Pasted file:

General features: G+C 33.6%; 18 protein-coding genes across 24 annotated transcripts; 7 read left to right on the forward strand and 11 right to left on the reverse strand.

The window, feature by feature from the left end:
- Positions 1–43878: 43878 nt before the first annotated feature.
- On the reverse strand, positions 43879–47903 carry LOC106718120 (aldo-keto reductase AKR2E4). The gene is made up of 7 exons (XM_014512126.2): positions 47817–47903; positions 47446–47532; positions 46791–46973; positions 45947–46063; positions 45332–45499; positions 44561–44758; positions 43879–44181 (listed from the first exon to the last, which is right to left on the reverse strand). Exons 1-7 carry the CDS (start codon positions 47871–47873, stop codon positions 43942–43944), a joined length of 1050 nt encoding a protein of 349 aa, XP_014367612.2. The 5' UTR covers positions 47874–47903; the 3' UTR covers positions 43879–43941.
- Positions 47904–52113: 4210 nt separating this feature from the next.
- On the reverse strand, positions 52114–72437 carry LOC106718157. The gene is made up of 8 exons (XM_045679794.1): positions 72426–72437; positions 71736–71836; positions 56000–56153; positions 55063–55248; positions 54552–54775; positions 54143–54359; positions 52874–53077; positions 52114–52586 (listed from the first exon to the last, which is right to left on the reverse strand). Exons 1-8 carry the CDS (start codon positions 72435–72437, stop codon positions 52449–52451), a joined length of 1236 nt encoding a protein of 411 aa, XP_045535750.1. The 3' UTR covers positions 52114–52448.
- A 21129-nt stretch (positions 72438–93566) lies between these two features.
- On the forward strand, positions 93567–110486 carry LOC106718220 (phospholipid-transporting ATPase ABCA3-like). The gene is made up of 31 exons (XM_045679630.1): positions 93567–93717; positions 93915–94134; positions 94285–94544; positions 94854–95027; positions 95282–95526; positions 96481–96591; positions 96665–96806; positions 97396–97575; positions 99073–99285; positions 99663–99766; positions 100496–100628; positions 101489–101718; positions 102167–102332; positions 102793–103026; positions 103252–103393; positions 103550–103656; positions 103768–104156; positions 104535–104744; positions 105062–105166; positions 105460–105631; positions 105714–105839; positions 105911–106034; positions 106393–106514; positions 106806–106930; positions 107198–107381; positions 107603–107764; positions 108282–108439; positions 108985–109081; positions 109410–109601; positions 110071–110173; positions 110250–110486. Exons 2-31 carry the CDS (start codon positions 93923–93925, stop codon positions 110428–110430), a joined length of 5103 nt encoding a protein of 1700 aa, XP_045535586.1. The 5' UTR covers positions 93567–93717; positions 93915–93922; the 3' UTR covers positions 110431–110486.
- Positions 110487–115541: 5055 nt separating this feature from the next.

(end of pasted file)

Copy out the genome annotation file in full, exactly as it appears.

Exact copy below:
General features: G+C 33.6%; 18 protein-coding genes across 24 annotated transcripts; 7 read left to right on the forward strand and 11 right to left on the reverse strand.

The window, feature by feature from the left end:
- Positions 1–43878: 43878 nt before the first annotated feature.
- On the reverse strand, positions 43879–47903 carry LOC106718120 (aldo-keto reductase AKR2E4). The gene is made up of 7 exons (XM_014512126.2): positions 47817–47903; positions 47446–47532; positions 46791–46973; positions 45947–46063; positions 45332–45499; positions 44561–44758; positions 43879–44181 (listed from the first exon to the last, which is right to left on the reverse strand). Exons 1-7 carry the CDS (start codon positions 47871–47873, stop codon positions 43942–43944), a joined length of 1050 nt encoding a protein of 349 aa, XP_014367612.2. The 5' UTR covers positions 47874–47903; the 3' UTR covers positions 43879–43941.
- Positions 47904–52113: 4210 nt separating this feature from the next.
- On the reverse strand, positions 52114–72437 carry LOC106718157. The gene is made up of 8 exons (XM_045679794.1): positions 72426–72437; positions 71736–71836; positions 56000–56153; positions 55063–55248; positions 54552–54775; positions 54143–54359; positions 52874–53077; positions 52114–52586 (listed from the first exon to the last, which is right to left on the reverse strand). Exons 1-8 carry the CDS (start codon positions 72435–72437, stop codon positions 52449–52451), a joined length of 1236 nt encoding a protein of 411 aa, XP_045535750.1. The 3' UTR covers positions 52114–52448.
- A 21129-nt stretch (positions 72438–93566) lies between these two features.
- On the forward strand, positions 93567–110486 carry LOC106718220 (phospholipid-transporting ATPase ABCA3-like). The gene is made up of 31 exons (XM_045679630.1): positions 93567–93717; positions 93915–94134; positions 94285–94544; positions 94854–95027; positions 95282–95526; positions 96481–96591; positions 96665–96806; positions 97396–97575; positions 99073–99285; positions 99663–99766; positions 100496–100628; positions 101489–101718; positions 102167–102332; positions 102793–103026; positions 103252–103393; positions 103550–103656; positions 103768–104156; positions 104535–104744; positions 105062–105166; positions 105460–105631; positions 105714–105839; positions 105911–106034; positions 106393–106514; positions 106806–106930; positions 107198–107381; positions 107603–107764; positions 108282–108439; positions 108985–109081; positions 109410–109601; positions 110071–110173; positions 110250–110486. Exons 2-31 carry the CDS (start codon positions 93923–93925, stop codon positions 110428–110430), a joined length of 5103 nt encoding a protein of 1700 aa, XP_045535586.1. The 5' UTR covers positions 93567–93717; positions 93915–93922; the 3' UTR covers positions 110431–110486.
- Positions 110487–115541: 5055 nt separating this feature from the next.